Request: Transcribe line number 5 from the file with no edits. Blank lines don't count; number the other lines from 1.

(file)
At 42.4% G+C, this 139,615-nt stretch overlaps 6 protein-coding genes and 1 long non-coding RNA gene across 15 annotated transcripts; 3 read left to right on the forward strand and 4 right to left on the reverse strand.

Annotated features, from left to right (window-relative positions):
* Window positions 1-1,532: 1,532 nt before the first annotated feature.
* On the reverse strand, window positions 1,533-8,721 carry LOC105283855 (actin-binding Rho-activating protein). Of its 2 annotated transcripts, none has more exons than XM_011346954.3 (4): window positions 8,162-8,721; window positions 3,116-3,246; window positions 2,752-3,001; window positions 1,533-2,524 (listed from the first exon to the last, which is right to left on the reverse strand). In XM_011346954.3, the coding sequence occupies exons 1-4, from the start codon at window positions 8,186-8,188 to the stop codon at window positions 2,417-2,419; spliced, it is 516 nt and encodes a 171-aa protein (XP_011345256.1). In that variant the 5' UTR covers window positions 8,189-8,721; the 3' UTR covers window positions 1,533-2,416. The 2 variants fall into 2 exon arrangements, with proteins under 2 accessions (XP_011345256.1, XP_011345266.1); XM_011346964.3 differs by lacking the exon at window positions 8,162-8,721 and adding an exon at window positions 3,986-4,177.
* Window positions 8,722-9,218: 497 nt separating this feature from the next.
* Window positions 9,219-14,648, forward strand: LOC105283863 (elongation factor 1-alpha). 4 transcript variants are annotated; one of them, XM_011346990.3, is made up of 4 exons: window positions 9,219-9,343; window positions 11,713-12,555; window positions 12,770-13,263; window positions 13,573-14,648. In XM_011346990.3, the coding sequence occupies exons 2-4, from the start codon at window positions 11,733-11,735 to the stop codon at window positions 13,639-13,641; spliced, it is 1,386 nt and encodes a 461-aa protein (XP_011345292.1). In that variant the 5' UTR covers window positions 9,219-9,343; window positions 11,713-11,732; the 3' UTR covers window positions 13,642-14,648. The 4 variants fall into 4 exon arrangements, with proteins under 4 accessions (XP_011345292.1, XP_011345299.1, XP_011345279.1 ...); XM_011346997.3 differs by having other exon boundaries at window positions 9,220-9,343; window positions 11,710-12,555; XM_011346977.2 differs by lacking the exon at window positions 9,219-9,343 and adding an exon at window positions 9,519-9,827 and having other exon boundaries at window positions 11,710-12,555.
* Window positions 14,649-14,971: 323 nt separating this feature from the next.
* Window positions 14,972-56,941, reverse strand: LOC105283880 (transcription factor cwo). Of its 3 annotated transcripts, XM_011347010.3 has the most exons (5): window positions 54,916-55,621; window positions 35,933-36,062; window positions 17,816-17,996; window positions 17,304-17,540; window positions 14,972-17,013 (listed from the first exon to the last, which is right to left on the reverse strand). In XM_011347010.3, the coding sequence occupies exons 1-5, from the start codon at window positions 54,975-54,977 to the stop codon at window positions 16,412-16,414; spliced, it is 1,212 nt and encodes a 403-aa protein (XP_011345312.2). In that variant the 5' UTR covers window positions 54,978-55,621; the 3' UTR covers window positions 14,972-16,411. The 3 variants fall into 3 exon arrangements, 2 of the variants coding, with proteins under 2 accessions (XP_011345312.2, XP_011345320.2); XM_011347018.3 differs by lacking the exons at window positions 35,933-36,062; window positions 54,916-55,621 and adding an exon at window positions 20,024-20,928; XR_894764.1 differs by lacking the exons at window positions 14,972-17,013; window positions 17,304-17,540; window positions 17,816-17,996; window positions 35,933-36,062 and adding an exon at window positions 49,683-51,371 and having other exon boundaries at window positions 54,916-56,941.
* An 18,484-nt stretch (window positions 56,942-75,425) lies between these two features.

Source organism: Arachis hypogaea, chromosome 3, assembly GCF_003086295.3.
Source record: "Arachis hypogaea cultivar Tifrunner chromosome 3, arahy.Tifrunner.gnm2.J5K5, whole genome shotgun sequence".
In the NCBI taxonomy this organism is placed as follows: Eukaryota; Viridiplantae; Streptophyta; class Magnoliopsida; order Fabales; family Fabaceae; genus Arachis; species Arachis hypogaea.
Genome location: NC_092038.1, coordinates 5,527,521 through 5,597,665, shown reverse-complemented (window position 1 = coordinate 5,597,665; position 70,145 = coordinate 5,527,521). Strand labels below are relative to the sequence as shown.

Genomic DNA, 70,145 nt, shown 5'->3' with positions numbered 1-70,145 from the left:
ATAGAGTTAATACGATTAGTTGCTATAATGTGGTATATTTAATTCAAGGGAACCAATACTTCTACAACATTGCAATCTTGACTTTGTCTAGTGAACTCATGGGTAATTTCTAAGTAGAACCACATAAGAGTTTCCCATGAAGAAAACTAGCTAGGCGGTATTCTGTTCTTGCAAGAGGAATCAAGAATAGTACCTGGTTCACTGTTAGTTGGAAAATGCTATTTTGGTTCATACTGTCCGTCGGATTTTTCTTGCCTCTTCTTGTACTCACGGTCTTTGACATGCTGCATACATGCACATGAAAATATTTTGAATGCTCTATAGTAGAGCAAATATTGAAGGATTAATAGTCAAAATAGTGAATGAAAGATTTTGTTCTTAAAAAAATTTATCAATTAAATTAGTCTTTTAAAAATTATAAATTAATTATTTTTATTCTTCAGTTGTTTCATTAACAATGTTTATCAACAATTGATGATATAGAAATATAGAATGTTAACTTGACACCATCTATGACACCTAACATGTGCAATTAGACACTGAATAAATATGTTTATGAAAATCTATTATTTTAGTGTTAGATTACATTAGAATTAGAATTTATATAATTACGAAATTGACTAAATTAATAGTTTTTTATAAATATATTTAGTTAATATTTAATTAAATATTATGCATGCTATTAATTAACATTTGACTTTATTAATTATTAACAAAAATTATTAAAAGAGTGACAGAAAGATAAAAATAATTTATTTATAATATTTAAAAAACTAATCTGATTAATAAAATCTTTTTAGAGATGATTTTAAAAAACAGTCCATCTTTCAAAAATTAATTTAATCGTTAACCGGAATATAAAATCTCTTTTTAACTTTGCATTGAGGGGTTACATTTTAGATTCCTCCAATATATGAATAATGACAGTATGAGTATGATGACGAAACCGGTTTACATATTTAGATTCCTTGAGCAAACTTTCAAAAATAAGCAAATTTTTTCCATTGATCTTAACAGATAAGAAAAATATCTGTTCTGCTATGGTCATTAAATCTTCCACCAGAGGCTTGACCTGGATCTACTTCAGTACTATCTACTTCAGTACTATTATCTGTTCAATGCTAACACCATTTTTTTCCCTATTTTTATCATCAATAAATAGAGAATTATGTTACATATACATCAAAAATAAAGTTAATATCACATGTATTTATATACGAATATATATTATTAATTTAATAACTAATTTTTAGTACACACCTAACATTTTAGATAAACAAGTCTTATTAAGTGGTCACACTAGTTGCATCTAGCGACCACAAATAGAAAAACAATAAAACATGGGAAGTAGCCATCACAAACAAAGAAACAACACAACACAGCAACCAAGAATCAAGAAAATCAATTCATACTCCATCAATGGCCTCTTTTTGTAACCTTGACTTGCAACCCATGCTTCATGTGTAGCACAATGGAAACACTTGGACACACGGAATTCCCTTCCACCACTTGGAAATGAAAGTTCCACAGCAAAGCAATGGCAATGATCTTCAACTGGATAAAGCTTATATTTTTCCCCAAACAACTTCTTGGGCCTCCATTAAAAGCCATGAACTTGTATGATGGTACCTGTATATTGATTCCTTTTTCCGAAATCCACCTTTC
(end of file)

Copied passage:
* Window positions 8,722-9,218: 497 nt separating this feature from the next.